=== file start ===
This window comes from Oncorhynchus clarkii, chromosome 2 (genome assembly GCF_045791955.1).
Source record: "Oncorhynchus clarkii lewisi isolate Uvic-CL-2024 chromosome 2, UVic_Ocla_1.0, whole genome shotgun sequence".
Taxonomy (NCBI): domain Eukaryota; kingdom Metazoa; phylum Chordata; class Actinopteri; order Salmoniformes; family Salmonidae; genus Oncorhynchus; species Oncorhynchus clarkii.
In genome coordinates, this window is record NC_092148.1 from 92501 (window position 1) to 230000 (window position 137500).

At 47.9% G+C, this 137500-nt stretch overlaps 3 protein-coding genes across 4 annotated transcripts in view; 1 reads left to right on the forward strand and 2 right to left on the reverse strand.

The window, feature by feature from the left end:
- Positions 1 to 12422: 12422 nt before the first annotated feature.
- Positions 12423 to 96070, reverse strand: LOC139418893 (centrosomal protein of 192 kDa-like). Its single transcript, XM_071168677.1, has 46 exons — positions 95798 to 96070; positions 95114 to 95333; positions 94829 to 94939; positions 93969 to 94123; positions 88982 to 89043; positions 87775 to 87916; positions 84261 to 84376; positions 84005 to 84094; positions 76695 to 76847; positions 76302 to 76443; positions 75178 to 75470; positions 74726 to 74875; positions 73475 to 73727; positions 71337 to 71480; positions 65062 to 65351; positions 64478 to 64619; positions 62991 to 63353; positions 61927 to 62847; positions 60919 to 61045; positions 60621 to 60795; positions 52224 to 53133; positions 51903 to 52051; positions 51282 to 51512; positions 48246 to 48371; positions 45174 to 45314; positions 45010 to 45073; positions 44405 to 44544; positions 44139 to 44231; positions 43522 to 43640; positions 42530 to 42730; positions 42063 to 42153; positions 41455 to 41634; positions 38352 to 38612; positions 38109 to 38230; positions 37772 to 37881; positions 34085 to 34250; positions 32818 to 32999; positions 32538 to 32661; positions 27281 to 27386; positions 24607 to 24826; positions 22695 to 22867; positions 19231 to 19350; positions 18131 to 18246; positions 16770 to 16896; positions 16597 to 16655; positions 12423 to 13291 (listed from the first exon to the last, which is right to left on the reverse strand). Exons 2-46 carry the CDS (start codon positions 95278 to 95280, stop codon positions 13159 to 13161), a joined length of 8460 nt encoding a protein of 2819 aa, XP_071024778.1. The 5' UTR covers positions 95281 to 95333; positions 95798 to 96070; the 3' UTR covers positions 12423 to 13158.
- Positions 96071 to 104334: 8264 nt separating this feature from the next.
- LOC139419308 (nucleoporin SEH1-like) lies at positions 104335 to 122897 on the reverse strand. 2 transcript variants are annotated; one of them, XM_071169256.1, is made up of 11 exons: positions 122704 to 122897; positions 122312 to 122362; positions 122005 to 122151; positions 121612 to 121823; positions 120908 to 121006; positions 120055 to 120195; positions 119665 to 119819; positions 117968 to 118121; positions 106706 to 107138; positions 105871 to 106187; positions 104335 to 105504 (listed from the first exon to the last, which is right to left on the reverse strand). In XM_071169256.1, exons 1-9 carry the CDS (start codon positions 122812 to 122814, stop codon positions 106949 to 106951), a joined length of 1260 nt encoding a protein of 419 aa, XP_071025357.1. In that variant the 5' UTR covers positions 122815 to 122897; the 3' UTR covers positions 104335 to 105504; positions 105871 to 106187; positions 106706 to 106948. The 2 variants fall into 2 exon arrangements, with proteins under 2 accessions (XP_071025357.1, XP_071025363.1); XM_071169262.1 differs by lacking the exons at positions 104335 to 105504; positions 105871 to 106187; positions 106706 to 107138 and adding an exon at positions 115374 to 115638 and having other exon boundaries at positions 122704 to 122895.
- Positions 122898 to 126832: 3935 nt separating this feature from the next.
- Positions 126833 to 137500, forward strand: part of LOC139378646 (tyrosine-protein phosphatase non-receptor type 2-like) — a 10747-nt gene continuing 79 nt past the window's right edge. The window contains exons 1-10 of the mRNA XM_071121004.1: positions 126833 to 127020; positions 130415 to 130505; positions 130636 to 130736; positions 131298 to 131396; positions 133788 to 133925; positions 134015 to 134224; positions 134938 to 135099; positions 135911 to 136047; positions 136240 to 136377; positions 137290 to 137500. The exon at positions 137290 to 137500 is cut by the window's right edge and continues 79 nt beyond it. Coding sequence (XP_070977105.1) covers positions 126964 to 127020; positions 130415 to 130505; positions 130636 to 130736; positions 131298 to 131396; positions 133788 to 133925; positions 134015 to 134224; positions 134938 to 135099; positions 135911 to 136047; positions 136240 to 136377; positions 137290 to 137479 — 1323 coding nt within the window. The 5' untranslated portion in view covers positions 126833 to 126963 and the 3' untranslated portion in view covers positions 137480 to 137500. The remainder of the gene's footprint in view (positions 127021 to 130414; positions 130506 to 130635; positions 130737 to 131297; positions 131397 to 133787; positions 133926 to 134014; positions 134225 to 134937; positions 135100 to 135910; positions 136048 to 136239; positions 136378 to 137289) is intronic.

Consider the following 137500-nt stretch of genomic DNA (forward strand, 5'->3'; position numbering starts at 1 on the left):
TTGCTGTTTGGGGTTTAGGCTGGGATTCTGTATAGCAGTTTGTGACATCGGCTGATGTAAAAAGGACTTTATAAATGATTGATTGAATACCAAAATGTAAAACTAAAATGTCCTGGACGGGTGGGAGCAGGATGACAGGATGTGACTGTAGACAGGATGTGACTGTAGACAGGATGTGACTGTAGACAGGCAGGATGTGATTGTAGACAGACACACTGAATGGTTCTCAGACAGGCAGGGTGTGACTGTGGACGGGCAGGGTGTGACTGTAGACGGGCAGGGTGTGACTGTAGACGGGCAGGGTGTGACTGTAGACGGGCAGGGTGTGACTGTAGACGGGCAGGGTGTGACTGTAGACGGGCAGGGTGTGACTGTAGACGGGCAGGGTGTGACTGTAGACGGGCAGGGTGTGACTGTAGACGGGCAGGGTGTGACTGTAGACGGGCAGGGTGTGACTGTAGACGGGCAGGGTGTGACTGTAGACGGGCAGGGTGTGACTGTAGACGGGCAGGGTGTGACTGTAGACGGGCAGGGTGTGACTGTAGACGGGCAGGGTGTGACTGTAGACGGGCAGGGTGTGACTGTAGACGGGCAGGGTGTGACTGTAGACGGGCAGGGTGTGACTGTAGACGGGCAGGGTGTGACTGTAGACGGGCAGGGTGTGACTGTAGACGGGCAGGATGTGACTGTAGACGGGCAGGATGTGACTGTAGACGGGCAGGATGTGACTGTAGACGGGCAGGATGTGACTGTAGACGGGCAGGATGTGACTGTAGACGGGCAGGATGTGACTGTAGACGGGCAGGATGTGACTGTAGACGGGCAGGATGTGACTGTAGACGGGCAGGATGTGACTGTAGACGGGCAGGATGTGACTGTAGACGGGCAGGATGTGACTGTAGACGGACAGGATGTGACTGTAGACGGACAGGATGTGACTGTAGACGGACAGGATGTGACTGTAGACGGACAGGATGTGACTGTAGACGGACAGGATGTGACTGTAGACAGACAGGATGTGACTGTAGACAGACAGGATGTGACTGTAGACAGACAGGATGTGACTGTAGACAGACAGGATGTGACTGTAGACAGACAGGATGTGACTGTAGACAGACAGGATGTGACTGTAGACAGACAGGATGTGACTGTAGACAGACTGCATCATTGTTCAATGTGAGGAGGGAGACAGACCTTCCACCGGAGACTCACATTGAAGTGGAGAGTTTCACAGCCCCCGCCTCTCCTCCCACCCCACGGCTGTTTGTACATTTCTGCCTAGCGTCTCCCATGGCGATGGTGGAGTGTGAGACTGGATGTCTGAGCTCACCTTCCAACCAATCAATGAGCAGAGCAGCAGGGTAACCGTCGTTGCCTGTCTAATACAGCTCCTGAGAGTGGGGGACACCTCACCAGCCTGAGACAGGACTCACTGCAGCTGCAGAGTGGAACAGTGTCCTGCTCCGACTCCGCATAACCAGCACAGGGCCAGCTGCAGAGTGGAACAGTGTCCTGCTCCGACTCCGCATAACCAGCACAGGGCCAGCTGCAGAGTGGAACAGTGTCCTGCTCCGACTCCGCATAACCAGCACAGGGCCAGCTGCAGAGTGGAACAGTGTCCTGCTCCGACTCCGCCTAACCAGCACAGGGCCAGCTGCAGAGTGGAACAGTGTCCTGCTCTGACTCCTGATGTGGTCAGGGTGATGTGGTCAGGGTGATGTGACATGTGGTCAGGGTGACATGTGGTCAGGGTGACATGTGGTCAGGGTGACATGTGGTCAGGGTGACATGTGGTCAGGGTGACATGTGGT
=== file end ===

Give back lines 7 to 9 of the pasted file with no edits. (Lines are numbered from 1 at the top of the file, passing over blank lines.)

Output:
- Positions 1 to 12422: 12422 nt before the first annotated feature.
- Positions 12423 to 96070, reverse strand: LOC139418893 (centrosomal protein of 192 kDa-like). Its single transcript, XM_071168677.1, has 46 exons — positions 95798 to 96070; positions 95114 to 95333; positions 94829 to 94939; positions 93969 to 94123; positions 88982 to 89043; positions 87775 to 87916; positions 84261 to 84376; positions 84005 to 84094; positions 76695 to 76847; positions 76302 to 76443; positions 75178 to 75470; positions 74726 to 74875; positions 73475 to 73727; positions 71337 to 71480; positions 65062 to 65351; positions 64478 to 64619; positions 62991 to 63353; positions 61927 to 62847; positions 60919 to 61045; positions 60621 to 60795; positions 52224 to 53133; positions 51903 to 52051; positions 51282 to 51512; positions 48246 to 48371; positions 45174 to 45314; positions 45010 to 45073; positions 44405 to 44544; positions 44139 to 44231; positions 43522 to 43640; positions 42530 to 42730; positions 42063 to 42153; positions 41455 to 41634; positions 38352 to 38612; positions 38109 to 38230; positions 37772 to 37881; positions 34085 to 34250; positions 32818 to 32999; positions 32538 to 32661; positions 27281 to 27386; positions 24607 to 24826; positions 22695 to 22867; positions 19231 to 19350; positions 18131 to 18246; positions 16770 to 16896; positions 16597 to 16655; positions 12423 to 13291 (listed from the first exon to the last, which is right to left on the reverse strand). Exons 2-46 carry the CDS (start codon positions 95278 to 95280, stop codon positions 13159 to 13161), a joined length of 8460 nt encoding a protein of 2819 aa, XP_071024778.1. The 5' UTR covers positions 95281 to 95333; positions 95798 to 96070; the 3' UTR covers positions 12423 to 13158.
- Positions 96071 to 104334: 8264 nt separating this feature from the next.